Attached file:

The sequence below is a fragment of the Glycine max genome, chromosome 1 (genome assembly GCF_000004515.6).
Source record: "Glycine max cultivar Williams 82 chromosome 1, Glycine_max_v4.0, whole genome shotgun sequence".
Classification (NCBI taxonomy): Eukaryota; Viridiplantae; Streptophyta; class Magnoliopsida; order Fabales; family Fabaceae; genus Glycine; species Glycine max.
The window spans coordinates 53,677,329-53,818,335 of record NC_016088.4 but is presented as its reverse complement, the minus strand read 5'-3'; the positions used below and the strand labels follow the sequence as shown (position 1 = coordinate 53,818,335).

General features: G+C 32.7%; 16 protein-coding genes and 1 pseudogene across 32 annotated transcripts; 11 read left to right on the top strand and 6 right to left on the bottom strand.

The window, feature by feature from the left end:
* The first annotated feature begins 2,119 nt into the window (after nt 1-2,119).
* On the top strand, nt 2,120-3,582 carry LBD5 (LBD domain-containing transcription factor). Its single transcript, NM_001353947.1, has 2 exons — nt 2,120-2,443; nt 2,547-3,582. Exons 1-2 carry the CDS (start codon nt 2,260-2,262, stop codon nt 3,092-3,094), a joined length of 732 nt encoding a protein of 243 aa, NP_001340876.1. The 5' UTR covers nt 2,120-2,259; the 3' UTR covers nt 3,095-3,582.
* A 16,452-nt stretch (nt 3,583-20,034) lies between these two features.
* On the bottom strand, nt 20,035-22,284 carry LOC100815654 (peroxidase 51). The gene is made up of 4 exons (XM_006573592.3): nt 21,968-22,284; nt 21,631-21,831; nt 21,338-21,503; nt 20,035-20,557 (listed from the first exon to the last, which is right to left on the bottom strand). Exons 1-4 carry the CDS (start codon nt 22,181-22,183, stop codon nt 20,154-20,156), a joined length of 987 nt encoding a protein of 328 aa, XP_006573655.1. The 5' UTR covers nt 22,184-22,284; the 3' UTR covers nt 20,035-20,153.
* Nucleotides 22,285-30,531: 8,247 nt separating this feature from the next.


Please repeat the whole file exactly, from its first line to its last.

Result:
The sequence below is a fragment of the Glycine max genome, chromosome 1 (genome assembly GCF_000004515.6).
Source record: "Glycine max cultivar Williams 82 chromosome 1, Glycine_max_v4.0, whole genome shotgun sequence".
Classification (NCBI taxonomy): Eukaryota; Viridiplantae; Streptophyta; class Magnoliopsida; order Fabales; family Fabaceae; genus Glycine; species Glycine max.
The window spans coordinates 53,677,329-53,818,335 of record NC_016088.4 but is presented as its reverse complement, the minus strand read 5'-3'; the positions used below and the strand labels follow the sequence as shown (position 1 = coordinate 53,818,335).

General features: G+C 32.7%; 16 protein-coding genes and 1 pseudogene across 32 annotated transcripts; 11 read left to right on the top strand and 6 right to left on the bottom strand.

The window, feature by feature from the left end:
* The first annotated feature begins 2,119 nt into the window (after nt 1-2,119).
* On the top strand, nt 2,120-3,582 carry LBD5 (LBD domain-containing transcription factor). Its single transcript, NM_001353947.1, has 2 exons — nt 2,120-2,443; nt 2,547-3,582. Exons 1-2 carry the CDS (start codon nt 2,260-2,262, stop codon nt 3,092-3,094), a joined length of 732 nt encoding a protein of 243 aa, NP_001340876.1. The 5' UTR covers nt 2,120-2,259; the 3' UTR covers nt 3,095-3,582.
* A 16,452-nt stretch (nt 3,583-20,034) lies between these two features.
* On the bottom strand, nt 20,035-22,284 carry LOC100815654 (peroxidase 51). The gene is made up of 4 exons (XM_006573592.3): nt 21,968-22,284; nt 21,631-21,831; nt 21,338-21,503; nt 20,035-20,557 (listed from the first exon to the last, which is right to left on the bottom strand). Exons 1-4 carry the CDS (start codon nt 22,181-22,183, stop codon nt 20,154-20,156), a joined length of 987 nt encoding a protein of 328 aa, XP_006573655.1. The 5' UTR covers nt 22,184-22,284; the 3' UTR covers nt 20,035-20,153.
* Nucleotides 22,285-30,531: 8,247 nt separating this feature from the next.